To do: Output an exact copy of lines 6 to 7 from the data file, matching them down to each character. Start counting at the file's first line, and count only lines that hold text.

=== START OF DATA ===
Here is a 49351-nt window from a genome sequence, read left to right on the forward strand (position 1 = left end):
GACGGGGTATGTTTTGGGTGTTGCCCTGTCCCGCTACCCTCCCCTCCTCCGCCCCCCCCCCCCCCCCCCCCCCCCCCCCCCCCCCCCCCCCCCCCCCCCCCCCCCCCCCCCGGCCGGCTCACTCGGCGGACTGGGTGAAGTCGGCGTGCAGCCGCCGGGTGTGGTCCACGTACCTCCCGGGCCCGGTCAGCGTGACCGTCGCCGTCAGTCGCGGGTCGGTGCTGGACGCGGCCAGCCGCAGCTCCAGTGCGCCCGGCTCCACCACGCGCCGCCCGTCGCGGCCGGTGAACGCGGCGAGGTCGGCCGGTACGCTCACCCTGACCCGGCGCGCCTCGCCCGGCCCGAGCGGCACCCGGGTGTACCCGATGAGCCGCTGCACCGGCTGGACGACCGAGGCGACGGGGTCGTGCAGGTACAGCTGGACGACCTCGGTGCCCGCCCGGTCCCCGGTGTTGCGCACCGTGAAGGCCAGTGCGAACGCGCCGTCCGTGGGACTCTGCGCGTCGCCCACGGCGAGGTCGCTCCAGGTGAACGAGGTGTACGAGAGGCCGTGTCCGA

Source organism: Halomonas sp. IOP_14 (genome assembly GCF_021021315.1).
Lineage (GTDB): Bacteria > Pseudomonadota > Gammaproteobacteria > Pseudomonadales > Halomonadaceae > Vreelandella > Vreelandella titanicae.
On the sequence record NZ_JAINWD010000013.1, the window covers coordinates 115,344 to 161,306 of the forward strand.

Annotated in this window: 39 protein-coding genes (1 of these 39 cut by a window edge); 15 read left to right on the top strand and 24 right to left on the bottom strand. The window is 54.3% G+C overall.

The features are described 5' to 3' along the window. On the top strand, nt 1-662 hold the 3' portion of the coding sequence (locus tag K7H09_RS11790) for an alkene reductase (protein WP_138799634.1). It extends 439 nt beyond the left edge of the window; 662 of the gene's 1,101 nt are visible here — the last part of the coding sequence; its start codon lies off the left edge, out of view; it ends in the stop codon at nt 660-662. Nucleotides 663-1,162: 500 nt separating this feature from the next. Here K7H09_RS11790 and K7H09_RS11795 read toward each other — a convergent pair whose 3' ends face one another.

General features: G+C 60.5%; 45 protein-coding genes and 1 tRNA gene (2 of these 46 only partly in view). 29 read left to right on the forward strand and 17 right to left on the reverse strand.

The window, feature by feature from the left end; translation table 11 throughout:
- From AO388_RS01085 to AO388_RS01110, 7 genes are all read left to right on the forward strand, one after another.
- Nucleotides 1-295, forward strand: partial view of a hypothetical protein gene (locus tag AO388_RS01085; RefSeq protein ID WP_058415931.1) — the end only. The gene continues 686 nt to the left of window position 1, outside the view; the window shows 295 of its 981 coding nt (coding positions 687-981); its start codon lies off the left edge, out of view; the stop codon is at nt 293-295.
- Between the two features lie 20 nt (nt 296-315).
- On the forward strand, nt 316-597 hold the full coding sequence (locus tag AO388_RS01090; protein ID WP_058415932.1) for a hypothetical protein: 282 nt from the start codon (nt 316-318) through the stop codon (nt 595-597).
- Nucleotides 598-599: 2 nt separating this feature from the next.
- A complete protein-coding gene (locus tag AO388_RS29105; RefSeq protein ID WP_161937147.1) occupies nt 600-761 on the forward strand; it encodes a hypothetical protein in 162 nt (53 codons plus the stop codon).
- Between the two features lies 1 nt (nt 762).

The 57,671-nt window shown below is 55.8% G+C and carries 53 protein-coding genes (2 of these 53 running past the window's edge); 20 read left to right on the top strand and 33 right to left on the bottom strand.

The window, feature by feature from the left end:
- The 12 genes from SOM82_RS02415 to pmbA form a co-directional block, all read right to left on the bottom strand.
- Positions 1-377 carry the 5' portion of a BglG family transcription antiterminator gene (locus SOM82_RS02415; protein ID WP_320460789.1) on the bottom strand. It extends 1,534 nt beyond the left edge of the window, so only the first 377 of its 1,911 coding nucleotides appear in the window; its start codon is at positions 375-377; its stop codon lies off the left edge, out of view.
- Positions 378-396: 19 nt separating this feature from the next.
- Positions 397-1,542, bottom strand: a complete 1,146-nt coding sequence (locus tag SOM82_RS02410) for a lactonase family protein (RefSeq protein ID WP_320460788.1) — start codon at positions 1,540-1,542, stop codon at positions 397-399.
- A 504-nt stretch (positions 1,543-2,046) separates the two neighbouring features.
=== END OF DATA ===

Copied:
Annotated in this window: 39 protein-coding genes (1 of these 39 cut by a window edge); 15 read left to right on the top strand and 24 right to left on the bottom strand. The window is 54.3% G+C overall.

The features are described 5' to 3' along the window. On the top strand, nt 1-662 hold the 3' portion of the coding sequence (locus tag K7H09_RS11790) for an alkene reductase (protein WP_138799634.1). It extends 439 nt beyond the left edge of the window; 662 of the gene's 1,101 nt are visible here — the last part of the coding sequence; its start codon lies off the left edge, out of view; it ends in the stop codon at nt 660-662. Nucleotides 663-1,162: 500 nt separating this feature from the next. Here K7H09_RS11790 and K7H09_RS11795 read toward each other — a convergent pair whose 3' ends face one another.